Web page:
I have been a member of the Park Club for over 5 years now and spend a huge amount of time in the adult bar and restaurant…I mean the gym!! The club has become such a big part of my family’s life over that period and never more so than now.

Last September I was diagnosed with an incurable eye disease called Birdshot Chorioretinopathy. This is a very rare and potentially blinding form of posterior uveitis which has a profound effect on your eyesight. It has changed my sight and my life in many ways over the last few months. I had pretty good vision up until June 2011 and then, within a few short months, I was unable to see well enough to cross the road safely on my own.

Birdshot is a very strange disease, it is quite mysterious and its progress and outcome vary enormously with every patient. It is often misdiagnosed and I feel really lucky that I live near an amazing hospital like Moorfields which has become my second home (after the Park Club!). The treatment for Birdshot is basically a lot of very toxic medication. I take more tablets now than I ever thought physically possible…I had to get over my tablet-taking phobia very quickly with this illness! I take very high doses of steroids and immunosuppressant drugs to control the inflammation in my eyes and to shut down my immune system. This, hopefully, will help to preserve my eyesight.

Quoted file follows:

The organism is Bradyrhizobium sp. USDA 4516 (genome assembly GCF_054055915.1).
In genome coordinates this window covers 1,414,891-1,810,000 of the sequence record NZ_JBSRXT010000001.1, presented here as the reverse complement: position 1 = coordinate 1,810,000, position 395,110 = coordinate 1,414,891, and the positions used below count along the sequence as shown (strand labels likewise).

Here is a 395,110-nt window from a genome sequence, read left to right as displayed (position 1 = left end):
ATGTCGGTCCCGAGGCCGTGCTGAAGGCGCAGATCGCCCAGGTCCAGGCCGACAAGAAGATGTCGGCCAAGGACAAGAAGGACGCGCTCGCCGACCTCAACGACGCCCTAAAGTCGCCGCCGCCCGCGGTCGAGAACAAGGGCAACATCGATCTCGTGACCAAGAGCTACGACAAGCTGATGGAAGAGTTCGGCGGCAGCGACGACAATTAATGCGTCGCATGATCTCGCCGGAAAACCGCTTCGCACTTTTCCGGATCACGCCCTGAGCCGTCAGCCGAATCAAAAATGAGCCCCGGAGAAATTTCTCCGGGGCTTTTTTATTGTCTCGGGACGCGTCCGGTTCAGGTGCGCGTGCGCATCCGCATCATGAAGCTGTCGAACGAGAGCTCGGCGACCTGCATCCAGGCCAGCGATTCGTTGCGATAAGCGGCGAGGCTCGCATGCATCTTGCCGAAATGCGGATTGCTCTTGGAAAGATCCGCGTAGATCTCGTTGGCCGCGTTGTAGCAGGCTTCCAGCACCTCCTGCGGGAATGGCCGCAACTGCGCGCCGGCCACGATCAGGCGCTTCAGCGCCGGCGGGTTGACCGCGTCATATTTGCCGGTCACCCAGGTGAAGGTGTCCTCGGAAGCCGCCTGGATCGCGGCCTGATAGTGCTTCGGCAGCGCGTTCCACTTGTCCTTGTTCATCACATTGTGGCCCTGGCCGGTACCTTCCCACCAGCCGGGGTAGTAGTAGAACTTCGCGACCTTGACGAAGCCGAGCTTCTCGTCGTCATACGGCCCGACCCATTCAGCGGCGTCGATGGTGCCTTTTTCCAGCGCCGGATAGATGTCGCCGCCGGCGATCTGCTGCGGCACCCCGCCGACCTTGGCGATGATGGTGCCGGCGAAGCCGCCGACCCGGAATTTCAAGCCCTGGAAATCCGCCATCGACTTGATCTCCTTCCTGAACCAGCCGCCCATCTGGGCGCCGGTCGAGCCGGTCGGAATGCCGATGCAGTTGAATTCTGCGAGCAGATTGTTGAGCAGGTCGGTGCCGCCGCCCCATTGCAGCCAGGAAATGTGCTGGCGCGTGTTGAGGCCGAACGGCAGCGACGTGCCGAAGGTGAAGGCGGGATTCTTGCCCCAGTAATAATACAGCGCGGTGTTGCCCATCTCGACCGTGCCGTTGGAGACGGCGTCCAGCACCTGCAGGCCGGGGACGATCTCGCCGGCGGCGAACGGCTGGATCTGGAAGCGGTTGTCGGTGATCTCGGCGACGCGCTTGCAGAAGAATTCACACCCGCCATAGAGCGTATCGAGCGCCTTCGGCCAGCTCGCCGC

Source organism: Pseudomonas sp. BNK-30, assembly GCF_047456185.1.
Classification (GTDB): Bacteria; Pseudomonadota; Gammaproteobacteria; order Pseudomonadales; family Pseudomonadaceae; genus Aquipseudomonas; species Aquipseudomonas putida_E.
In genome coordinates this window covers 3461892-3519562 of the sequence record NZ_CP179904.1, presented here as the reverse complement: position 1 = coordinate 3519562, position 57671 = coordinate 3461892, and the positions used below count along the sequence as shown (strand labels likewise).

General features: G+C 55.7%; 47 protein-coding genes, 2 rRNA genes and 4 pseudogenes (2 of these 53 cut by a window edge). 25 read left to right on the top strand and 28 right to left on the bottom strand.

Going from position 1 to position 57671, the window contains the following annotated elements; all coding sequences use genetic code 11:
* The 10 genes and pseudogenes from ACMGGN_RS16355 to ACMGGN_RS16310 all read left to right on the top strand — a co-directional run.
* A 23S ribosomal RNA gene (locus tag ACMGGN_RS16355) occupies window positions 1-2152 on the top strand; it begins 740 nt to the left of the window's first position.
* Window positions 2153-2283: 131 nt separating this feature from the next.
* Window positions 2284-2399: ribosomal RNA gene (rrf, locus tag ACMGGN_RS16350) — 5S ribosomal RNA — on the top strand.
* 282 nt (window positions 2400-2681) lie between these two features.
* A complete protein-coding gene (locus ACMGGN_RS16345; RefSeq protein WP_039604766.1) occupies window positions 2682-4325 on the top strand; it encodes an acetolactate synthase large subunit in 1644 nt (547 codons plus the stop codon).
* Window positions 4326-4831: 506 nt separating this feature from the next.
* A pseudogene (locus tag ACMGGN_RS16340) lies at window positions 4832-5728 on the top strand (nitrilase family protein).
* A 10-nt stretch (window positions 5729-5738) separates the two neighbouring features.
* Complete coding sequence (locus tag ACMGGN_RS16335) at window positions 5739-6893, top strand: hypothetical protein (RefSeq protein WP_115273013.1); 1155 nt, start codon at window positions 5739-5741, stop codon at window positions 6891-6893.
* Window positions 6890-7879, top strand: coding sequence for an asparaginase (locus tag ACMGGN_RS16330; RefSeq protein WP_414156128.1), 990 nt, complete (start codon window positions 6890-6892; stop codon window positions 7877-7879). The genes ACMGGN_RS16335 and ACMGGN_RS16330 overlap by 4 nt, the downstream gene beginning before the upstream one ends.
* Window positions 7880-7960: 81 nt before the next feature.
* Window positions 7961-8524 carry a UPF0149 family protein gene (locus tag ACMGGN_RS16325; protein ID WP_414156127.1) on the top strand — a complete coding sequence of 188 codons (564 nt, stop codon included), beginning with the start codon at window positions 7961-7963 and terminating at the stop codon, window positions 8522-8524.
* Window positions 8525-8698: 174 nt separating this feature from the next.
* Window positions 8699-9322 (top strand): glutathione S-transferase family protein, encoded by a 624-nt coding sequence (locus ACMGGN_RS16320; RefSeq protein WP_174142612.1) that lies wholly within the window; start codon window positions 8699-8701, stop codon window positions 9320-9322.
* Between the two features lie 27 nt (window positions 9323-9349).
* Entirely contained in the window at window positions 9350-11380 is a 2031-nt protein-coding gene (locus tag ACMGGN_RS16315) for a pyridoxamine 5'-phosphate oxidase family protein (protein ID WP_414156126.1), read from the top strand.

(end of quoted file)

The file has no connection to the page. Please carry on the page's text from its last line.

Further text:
Since I started taking all these drugs I’ve seen some improvement in my vision and although I had a relapse in January I think I am making progress. This is something that unfortunately isn’t going to go away but will be part of my life forever. I’m trying to spend more time in the gym and doing classes because it’s really important to keep fit and strong when you are taking these kinds of drugs.

I’ve also become involved with The Birdshot Uveitis Society who have helped me a lot. In September I am taking part in the London Carrots Nightwalk for Fight For Sight. The aim of the walk is to raise money for a Birdshot Biobank to help fund research into this disease. I believe this is where the answers will lie. We need to find out why people get this eye condition and what can be done to treat it in a more effective way.

We are quite a rare group, us “Birdshotters” and our numbers are small. A Birdshot Biobank would really aid researchers and scientists interested in finding out more about the condition and would also help with devising better treatment options for sufferers.

Some fantastic friends from the Park Club are joining me on this walk and I think we will make a difference to the outcome for people like me. If you feel able to join us on our walk or to donate to this very personal cause, I would be so grateful! You can donate via my JustGiving page at http://www.justgiving.com/Lorraine-O-Mullane

Thanks for taking the time to read my essay!

Lorraine